Even outside the Paris deal the US will remain a party to the UN climate convention (UNFCCC), of which the Paris Agreement is only a part. Unless the state department stops sending delegations, a move observers believe is unlikely, American diplomats will still participate in the negotiations and take part in shaping the final talks outcome. In Paris accord discussions they will be officially designated as observers. That gives them access, but they will lose decision-making powers and the ability to block consensus.
“After that, I imagine they would continue to participate as a party to the UNFCCC and as an observer to Paris,” Biniaz said. This would be the second time the US finds itself in this position, having never ratified the Kyoto Protocol, which governed emissions cuts in the period before 2020.
While its position will be weakened, the presence of the world’s largest economy will continue to have meaning in the negotiation halls, said Betts.
“[The US will] still play a role”, he said. “It is impossible that they will be disregarded all together.”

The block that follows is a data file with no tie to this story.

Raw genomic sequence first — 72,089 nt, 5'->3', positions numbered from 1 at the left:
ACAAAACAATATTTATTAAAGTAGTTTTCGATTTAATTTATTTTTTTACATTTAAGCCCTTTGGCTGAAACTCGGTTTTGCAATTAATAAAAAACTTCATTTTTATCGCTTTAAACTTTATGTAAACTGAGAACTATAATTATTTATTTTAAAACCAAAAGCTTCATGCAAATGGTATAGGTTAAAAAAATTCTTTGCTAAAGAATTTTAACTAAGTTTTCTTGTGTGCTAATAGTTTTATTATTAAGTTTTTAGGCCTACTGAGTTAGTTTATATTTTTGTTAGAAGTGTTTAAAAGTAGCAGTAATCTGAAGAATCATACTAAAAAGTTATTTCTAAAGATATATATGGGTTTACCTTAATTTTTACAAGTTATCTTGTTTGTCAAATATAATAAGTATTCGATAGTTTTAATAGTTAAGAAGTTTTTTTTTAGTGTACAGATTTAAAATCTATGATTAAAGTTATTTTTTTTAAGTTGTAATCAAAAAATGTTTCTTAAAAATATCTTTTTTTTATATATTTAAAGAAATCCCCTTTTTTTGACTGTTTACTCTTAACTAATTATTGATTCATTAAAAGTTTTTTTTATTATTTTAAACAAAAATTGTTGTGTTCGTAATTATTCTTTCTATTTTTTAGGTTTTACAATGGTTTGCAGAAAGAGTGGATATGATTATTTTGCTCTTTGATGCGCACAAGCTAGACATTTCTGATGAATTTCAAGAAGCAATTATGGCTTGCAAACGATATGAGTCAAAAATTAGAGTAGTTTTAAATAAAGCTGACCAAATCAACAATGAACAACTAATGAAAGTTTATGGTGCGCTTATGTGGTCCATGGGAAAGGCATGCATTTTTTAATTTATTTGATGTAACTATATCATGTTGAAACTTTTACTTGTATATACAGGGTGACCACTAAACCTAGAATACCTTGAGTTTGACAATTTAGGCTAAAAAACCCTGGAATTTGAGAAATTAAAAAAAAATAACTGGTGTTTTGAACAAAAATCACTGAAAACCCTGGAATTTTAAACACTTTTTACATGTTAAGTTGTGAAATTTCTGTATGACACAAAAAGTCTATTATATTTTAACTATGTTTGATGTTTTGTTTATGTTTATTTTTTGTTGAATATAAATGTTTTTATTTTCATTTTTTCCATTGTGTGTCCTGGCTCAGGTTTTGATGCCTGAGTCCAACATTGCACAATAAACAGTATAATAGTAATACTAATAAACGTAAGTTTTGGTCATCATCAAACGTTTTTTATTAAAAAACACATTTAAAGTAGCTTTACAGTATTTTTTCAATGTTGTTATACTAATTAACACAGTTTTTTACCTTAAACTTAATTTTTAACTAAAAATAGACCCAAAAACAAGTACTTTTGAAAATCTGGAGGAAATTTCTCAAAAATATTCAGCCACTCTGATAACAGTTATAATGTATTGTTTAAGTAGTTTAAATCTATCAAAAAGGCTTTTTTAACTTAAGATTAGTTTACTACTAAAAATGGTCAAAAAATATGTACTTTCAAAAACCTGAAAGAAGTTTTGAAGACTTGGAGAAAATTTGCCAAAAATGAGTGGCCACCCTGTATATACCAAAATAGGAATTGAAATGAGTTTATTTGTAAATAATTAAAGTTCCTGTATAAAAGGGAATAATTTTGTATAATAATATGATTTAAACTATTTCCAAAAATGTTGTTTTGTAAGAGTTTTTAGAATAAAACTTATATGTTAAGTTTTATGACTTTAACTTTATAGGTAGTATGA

As the power broker that brought China on side and set the foundations for the Paris deal, “the US is enormously important to the nature and energy behind climate diplomacy all over the world,” Todd Stern, the US’s lead climate negotiator under Obama and a senior fellow at the Brookings Institution, told CHN.
But after leaving the agreement, continued US federal presence at the talks would not be “very consequential”, he added.
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With much of the architecture of the Paris deal already agreed, Stern said the negotiations had to focus on actions to decarbonise the global economy. “I don’t think that the Trump administration pulled out of Paris is going to try to play in that arena, or have any credibility if they do,” he said. “But I would not rule out them coming out on a non-Paris issue.”
This could be the case in discussions on loss and damage, the talks on how to account for the impacts of climate change that are not prevented by mitigation or adaptation measures.